Nanotechnology

New ferroelectrics for more efficient microelectronics

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June 09, 2023

(Nanowerk News) When we communicate with others via wireless networks, information is sent to data centers where information is collected, stored, processed and distributed. As computing energy use continues to increase, it has the potential to become a major source of energy consumption in this century. Memory and logic are physically separated in most modern computers, and the interaction between the two components is therefore very energy intensive in accessing, manipulating, and re-storeing data.

A team of researchers from Carnegie Mellon University and Penn State University are exploring materials that might lead to integration of memory directly on top of transistors. By changing the microcircuit architecture, processors can become much more efficient and consume less energy. In addition to creating affinities between these components, the nonvolatile materials studied have the potential to eliminate the need for computer memory systems to be refreshed regularly.

Their most recent work was published in Science (“Atomic-scale polarization switching in wurtzite ferroelectricity”) explore materials that are ferroelectric, or have a spontaneous electric polarization that can be reversed by the application of an external electric field.

The newly discovered wurtzite ferroelectricity, which consists largely of materials already incorporated in semiconductor technology for integrated circuits, enables the integration of new power-efficient devices for applications such as non-volatile memory, electro-optics and energy harvesting. One of the biggest challenges of wurtzite ferroelectricity is that the gap between the electric field required for operation and the damage field is very small. In-situ experimental STEM images (left panel) and predictions of first principles calculations (right panel) In-situ experimental STEM images (left panel) and predictions of first principles calculations (right panel). (Image: CMU)

“Significant effort has gone into increasing this margin, which demands a thorough understanding of the effects of film composition, structure, and architecture on the polarization-switching ability in practical electric fields,” said Carnegie Mellon post-doctoral researcher Sebastian Calderon, who is the lead author of the paper.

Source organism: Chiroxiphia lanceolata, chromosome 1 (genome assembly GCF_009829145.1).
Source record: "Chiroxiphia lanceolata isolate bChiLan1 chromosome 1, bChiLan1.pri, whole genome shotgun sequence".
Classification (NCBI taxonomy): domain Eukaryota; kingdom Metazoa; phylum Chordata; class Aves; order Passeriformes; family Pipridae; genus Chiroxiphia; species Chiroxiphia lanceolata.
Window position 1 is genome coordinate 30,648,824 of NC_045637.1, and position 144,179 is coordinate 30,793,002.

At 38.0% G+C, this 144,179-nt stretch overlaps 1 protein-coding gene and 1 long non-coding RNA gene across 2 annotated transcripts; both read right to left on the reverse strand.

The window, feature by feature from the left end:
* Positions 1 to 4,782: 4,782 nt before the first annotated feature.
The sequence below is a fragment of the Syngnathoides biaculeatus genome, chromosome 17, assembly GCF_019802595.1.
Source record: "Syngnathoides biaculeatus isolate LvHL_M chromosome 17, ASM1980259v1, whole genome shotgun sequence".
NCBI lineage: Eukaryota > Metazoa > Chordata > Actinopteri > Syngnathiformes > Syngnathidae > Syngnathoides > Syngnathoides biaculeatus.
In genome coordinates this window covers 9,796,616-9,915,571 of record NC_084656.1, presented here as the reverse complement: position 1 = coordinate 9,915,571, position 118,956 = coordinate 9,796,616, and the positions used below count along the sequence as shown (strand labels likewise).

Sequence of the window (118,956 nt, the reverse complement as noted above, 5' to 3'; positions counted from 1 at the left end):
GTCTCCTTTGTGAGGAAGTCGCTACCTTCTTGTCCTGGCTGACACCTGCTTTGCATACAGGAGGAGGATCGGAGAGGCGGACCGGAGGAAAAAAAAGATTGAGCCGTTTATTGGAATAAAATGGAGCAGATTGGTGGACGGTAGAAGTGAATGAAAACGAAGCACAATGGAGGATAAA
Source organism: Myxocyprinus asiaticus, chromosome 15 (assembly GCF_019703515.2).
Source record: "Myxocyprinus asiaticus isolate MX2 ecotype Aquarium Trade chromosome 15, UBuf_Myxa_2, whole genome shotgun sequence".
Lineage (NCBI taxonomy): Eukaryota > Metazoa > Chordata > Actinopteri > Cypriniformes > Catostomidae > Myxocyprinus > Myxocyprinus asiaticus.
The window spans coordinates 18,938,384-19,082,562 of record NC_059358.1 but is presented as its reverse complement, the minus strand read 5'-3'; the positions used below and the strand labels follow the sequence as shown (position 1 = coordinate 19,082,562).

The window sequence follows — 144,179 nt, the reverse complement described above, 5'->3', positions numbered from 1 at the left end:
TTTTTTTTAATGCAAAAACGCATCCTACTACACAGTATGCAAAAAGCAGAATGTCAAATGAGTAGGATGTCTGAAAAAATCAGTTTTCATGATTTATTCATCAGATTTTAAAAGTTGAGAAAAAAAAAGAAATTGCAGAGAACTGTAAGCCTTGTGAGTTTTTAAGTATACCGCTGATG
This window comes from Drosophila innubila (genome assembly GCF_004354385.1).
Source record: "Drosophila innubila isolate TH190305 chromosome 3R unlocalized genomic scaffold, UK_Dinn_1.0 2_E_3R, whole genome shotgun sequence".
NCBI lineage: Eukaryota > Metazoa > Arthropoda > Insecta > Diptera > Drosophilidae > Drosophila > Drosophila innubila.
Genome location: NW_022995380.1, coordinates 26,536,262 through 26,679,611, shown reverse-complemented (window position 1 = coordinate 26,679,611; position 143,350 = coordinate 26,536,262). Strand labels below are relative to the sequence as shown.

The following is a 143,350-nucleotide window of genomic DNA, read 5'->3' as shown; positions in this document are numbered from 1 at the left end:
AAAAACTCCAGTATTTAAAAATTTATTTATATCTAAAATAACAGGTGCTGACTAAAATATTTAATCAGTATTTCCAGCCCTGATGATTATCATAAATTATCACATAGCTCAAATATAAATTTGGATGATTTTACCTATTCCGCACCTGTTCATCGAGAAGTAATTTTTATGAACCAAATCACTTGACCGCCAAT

The two institutions were brought together to collaborate on this research through the Center for 3D Ferroelectric Microelectronics (3DFeM), which is an Energy Frontier Research Center (EFRC) program led by Penn State University through funding from the office of the US Department of Energy (DOE). Basic Energy Science (BES).

Carnegie Mellon’s department of materials science and engineering, led by Professor Elizabeth Dickey, was selected for this project because of its background in studying the role of material structure in functional properties at very small scales via electron microscopy.

“Professor Dickey’s group brings topic-specific expertise in measuring the structure of these materials at very small length scales, as well as a focus on the particular electronic materials that are of interest to this project,” said Jon-Paul Maria, professor of Materials Science and Engineering at Penn State University.

Together, the research team designed an experiment that combined the strong expertise of both institutions in synthesis, characterization, and theoretical modeling of wurtzite ferroelectrics. By observing and measuring polarization shifts in real time using scanning transmission electron microscopy (STEM), this research yields a fundamental understanding of how such new ferroelectric materials switch at the atomic level. As research in this area progresses, the goal is to scale materials to sizes usable in modern microelectronics.



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